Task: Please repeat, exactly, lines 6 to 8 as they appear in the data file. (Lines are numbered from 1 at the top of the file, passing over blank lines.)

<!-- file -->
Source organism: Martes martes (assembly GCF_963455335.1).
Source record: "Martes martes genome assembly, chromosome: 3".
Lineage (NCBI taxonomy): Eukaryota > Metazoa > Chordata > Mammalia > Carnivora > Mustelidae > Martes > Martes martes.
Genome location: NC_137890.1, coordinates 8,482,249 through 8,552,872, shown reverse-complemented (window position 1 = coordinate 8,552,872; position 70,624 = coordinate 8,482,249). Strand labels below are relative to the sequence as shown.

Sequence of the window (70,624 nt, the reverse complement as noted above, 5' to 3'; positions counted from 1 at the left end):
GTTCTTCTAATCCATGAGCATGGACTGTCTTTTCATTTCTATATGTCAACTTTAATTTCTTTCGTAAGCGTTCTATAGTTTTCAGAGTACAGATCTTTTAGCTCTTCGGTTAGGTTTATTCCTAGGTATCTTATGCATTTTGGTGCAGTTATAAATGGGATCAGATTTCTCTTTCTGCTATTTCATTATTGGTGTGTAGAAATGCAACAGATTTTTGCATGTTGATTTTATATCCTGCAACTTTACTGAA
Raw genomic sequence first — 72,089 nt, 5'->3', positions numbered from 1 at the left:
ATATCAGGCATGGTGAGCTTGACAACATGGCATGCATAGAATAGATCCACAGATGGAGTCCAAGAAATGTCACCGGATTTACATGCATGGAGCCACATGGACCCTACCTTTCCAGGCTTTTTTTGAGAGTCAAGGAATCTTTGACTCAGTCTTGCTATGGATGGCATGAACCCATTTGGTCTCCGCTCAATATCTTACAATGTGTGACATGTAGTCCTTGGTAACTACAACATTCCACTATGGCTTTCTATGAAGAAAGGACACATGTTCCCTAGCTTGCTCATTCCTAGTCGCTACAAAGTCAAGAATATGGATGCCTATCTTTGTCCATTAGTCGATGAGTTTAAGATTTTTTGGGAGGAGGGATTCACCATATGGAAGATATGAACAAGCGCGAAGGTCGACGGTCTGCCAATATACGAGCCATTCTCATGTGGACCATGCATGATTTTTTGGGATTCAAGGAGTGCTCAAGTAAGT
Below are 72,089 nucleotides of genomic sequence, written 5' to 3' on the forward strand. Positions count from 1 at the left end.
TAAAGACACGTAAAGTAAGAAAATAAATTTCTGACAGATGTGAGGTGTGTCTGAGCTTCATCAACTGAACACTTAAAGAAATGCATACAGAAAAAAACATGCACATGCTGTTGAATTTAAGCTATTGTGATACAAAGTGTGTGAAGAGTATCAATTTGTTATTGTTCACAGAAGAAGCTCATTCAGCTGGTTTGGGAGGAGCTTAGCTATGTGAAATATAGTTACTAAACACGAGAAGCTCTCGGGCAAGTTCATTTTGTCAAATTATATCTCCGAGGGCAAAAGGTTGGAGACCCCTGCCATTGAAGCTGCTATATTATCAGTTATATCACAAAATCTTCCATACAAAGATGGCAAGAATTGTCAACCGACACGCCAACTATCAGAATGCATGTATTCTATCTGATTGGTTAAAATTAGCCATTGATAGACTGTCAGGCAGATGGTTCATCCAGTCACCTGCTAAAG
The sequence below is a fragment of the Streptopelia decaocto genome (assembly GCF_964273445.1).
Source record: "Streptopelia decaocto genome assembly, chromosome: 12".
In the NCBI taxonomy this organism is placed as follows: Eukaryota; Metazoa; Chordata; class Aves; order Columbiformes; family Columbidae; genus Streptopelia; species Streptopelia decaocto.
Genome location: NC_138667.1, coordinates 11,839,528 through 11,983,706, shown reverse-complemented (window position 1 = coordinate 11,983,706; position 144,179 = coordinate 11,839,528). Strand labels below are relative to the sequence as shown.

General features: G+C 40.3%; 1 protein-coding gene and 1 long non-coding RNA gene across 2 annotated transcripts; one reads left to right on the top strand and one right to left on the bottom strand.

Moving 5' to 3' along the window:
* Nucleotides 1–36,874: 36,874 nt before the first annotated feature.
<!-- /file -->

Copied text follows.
GTTCTTCTAATCCATGAGCATGGACTGTCTTTTCATTTCTATATGTCAACTTTAATTTCTTTCGTAAGCGTTCTATAGTTTTCAGAGTACAGATCTTTTAGCTCTTCGGTTAGGTTTATTCCTAGGTATCTTATGCATTTTGGTGCAGTTATAAATGGGATCAGATTTCTCTTTCTGCTATTTCATTATTGGTGTGTAGAAATGCAACAGATTTTTGCATGTTGATTTTATATCCTGCAACTTTACTGAA
Raw genomic sequence first — 72,089 nt, 5'->3', positions numbered from 1 at the left:
ATATCAGGCATGGTGAGCTTGACAACATGGCATGCATAGAATAGATCCACAGATGGAGTCCAAGAAATGTCACCGGATTTACATGCATGGAGCCACATGGACCCTACCTTTCCAGGCTTTTTTTGAGAGTCAAGGAATCTTTGACTCAGTCTTGCTATGGATGGCATGAACCCATTTGGTCTCCGCTCAATATCTTACAATGTGTGACATGTAGTCCTTGGTAACTACAACATTCCACTATGGCTTTCTATGAAGAAAGGACACATGTTCCCTAGCTTGCTCATTCCTAGTCGCTACAAAGTCAAGAATATGGATGCCTATCTTTGTCCATTAGTCGATGAGTTTAAGATTTTTTGGGAGGAGGGATTCACCATATGGAAGATATGAACAAGCGCGAAGGTCGACGGTCTGCCAATATACGAGCCATTCTCATGTGGACCATGCATGATTTTTTGGGATTCAAGGAGTGCTCAAGTAAGT